A significant minority of Australians drink within the 2009 national guidelines. Despite encouragement of low-risk drinking as opposed to consumption patterns associated with greater harm, little is known about the drinking patterns of this group. This paper identifies subgroups of low-risk drinkers and their distinguishable characteristics.
Data were sourced from the 2016 National Drug Strategy Household Survey, specifically 8492 adults (18+) who consumed 1-730 Australian standard drinks (ASD; 10 g ethanol) in the past year, and never 5+ ASD on a single occasion. Cluster analysis enabled identification of subgroups from drinking variables. Drinking patterns, socio-demographic characteristics, drinking context and alcohol-related perceptions of subgroups were examined.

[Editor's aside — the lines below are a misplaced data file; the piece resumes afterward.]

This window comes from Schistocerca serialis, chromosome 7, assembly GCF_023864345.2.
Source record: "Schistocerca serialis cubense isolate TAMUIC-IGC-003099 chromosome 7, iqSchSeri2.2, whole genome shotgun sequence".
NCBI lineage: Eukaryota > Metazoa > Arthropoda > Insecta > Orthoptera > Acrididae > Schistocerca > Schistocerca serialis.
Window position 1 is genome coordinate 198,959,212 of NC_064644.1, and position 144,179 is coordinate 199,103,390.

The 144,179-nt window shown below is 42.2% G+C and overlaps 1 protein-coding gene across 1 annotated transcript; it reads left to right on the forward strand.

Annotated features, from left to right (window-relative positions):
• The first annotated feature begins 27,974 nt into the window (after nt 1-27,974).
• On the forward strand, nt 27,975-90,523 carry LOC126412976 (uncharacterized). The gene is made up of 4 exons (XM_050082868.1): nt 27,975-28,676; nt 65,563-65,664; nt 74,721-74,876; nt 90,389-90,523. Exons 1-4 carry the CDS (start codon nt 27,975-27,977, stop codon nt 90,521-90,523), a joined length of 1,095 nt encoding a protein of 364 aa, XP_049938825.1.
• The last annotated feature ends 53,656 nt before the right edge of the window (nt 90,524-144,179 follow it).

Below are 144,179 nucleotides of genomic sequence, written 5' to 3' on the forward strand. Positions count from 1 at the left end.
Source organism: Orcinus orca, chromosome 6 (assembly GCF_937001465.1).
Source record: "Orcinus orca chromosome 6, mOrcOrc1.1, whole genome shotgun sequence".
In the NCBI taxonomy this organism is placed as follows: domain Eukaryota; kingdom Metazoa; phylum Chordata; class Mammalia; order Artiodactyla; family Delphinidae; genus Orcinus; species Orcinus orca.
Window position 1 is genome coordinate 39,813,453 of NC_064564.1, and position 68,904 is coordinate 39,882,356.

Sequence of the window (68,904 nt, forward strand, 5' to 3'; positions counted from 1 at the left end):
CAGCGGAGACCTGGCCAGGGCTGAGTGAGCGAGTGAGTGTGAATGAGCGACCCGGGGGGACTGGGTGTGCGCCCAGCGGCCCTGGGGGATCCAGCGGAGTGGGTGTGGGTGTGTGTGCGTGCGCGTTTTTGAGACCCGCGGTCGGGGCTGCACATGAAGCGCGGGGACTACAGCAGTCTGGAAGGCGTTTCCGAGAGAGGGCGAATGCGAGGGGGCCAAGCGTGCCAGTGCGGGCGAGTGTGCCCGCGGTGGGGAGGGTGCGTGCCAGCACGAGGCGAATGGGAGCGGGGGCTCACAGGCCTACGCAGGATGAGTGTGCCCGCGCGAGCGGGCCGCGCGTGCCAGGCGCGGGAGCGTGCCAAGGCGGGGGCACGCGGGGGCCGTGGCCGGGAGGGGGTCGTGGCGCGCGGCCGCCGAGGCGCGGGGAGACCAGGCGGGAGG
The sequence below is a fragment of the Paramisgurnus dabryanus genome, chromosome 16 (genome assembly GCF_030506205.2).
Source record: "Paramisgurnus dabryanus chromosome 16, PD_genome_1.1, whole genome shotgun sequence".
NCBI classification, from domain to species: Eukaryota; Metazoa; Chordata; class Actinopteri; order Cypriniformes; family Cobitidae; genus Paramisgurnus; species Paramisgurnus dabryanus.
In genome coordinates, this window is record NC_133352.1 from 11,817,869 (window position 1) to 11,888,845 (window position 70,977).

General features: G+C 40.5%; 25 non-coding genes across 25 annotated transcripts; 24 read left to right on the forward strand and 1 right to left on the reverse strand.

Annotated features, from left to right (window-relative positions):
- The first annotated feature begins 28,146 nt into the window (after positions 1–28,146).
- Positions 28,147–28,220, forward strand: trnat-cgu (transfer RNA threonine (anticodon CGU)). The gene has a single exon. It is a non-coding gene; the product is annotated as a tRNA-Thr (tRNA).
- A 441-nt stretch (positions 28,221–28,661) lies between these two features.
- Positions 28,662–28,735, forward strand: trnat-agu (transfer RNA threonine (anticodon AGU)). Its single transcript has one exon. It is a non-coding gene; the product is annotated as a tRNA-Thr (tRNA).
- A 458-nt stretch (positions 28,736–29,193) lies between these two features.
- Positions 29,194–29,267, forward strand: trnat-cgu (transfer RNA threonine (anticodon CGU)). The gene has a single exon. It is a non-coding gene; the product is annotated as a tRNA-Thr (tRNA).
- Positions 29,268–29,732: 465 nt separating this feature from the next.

Three subgroups were identified. Special occasion drinkers (64.6%) drank low to moderate amounts very infrequently. Regular moderates (19.6%) and Regular sippers (15.8%) drank 5-6 days a week on average, with the average number of ASD per day 1.2 and 0.5, respectively. Special occasion drinkers tended to be younger than members of more regular drinking subgroups. Perceptions of regular alcohol use also differed between Special occasion drinkers and members of the other subgroups.
Alcohol consumption patterns among low-risk drinkers are not homogeneous. Younger drinkers who consume at low-risk levels are more likely to report infrequent consumption than moderate regular consumption. A better understanding of low-risk drinkers may help increase the prominence and acceptability of this type of drinking, challenge the normativity of heavier drinking norms and help target campaigns as new information emerges on health risks associated with low-level drinking.